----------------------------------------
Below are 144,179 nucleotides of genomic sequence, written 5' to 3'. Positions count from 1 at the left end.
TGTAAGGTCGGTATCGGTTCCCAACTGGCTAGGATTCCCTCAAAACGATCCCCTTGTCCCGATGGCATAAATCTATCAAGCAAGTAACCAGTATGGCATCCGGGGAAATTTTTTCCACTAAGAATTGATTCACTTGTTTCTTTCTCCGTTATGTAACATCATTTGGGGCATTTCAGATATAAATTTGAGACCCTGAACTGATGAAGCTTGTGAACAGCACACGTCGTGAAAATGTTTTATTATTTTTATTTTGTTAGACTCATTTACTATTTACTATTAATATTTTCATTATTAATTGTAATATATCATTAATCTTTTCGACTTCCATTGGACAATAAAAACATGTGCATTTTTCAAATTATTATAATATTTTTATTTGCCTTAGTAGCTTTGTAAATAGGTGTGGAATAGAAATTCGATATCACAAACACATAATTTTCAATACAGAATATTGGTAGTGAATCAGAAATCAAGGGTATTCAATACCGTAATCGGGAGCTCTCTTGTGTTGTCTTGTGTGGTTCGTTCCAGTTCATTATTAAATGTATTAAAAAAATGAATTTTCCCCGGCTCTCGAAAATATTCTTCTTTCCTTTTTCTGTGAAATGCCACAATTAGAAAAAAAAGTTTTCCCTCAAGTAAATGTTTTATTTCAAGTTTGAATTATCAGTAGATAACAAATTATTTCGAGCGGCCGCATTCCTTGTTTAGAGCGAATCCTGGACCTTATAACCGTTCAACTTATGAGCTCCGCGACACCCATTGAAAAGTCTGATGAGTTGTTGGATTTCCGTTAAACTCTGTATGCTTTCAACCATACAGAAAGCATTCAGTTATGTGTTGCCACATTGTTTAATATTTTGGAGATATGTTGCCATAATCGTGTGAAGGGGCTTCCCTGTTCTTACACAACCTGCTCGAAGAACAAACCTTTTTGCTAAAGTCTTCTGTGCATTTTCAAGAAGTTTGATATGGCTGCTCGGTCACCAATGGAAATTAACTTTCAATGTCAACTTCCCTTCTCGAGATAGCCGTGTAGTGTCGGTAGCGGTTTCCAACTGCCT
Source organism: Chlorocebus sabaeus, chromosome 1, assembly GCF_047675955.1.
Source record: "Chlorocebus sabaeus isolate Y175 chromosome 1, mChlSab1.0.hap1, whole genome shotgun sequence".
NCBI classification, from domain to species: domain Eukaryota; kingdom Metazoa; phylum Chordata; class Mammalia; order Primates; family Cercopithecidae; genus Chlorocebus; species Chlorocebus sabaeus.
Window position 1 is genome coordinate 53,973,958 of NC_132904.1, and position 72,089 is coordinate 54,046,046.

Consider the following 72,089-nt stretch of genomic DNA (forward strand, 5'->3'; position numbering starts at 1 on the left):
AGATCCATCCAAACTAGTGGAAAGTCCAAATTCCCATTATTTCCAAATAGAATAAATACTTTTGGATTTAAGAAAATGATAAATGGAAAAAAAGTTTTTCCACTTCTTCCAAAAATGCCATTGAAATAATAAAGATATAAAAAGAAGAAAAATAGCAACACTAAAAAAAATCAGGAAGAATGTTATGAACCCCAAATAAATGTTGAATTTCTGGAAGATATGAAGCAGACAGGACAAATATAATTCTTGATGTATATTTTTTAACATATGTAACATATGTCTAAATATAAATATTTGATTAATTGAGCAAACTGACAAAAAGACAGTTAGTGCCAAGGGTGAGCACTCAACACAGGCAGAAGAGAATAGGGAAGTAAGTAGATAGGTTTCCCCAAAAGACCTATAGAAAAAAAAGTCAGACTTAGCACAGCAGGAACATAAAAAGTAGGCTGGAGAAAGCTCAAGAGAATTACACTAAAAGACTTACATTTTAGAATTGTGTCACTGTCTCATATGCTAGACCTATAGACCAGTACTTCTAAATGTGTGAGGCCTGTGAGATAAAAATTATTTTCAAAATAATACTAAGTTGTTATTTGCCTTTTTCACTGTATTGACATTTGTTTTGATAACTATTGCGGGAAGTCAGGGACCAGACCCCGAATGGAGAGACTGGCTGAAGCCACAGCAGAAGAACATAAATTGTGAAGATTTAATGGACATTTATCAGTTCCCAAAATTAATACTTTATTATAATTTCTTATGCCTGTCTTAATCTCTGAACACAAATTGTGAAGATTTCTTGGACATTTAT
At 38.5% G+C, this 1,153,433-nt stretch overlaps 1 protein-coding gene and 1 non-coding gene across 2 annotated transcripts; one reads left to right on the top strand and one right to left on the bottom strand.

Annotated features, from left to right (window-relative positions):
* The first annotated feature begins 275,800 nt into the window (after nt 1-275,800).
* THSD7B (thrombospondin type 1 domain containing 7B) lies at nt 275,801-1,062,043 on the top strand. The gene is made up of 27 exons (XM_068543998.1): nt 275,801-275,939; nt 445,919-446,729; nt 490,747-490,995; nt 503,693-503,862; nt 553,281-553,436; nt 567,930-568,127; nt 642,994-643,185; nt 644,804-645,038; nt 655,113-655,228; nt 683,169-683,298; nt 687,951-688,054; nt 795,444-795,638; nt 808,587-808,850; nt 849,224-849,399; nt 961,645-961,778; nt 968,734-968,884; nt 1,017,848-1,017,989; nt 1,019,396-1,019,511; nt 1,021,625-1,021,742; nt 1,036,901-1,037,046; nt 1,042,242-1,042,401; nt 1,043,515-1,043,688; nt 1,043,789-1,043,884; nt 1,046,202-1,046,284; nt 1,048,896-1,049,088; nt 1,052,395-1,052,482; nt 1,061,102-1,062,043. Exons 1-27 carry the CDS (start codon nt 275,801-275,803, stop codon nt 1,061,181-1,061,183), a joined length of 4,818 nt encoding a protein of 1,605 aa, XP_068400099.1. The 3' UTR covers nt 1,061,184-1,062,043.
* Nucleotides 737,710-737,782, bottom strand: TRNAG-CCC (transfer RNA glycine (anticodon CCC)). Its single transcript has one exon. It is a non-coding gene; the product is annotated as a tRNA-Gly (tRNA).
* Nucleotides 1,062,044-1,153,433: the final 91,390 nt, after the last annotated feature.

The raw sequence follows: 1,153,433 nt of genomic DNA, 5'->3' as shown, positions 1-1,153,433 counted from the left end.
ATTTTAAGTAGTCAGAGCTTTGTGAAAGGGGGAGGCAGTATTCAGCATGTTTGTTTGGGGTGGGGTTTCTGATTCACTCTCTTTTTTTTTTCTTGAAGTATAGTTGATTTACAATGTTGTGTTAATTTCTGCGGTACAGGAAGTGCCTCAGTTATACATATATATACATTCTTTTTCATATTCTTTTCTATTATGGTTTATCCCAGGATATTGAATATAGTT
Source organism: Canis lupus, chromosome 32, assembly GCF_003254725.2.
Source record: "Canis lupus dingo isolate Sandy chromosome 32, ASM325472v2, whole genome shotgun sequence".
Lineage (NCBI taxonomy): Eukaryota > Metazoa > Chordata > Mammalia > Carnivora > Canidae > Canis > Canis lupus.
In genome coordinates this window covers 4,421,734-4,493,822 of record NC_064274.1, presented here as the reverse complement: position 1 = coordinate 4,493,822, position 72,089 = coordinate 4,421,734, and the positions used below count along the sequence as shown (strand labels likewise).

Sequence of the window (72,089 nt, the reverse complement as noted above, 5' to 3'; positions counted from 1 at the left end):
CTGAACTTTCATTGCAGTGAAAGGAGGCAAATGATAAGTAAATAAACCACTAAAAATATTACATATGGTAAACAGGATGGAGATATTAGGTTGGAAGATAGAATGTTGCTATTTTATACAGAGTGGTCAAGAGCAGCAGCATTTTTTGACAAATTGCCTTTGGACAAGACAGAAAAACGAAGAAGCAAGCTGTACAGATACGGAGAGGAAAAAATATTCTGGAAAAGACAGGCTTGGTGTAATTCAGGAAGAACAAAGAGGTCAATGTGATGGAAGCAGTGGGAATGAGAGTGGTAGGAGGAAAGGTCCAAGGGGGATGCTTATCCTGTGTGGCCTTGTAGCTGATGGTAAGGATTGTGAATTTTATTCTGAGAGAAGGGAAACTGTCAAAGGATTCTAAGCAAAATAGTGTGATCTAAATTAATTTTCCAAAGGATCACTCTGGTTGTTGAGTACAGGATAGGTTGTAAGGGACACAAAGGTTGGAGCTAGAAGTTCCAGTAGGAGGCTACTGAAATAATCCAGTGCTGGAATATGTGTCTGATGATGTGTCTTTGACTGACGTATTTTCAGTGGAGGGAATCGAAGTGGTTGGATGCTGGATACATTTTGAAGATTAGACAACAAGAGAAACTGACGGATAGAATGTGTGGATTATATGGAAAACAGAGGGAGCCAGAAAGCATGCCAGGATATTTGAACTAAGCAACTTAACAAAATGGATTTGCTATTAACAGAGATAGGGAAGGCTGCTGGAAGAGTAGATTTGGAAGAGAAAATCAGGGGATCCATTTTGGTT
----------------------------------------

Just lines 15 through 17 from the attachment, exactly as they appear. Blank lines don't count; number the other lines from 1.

The raw sequence follows: 1,153,433 nt of genomic DNA, 5'->3' as shown, positions 1-1,153,433 counted from the left end.
ATTTTAAGTAGTCAGAGCTTTGTGAAAGGGGGAGGCAGTATTCAGCATGTTTGTTTGGGGTGGGGTTTCTGATTCACTCTCTTTTTTTTTTCTTGAAGTATAGTTGATTTACAATGTTGTGTTAATTTCTGCGGTACAGGAAGTGCCTCAGTTATACATATATATACATTCTTTTTCATATTCTTTTCTATTATGGTTTATCCCAGGATATTGAATATAGTT
Source organism: Canis lupus, chromosome 32, assembly GCF_003254725.2.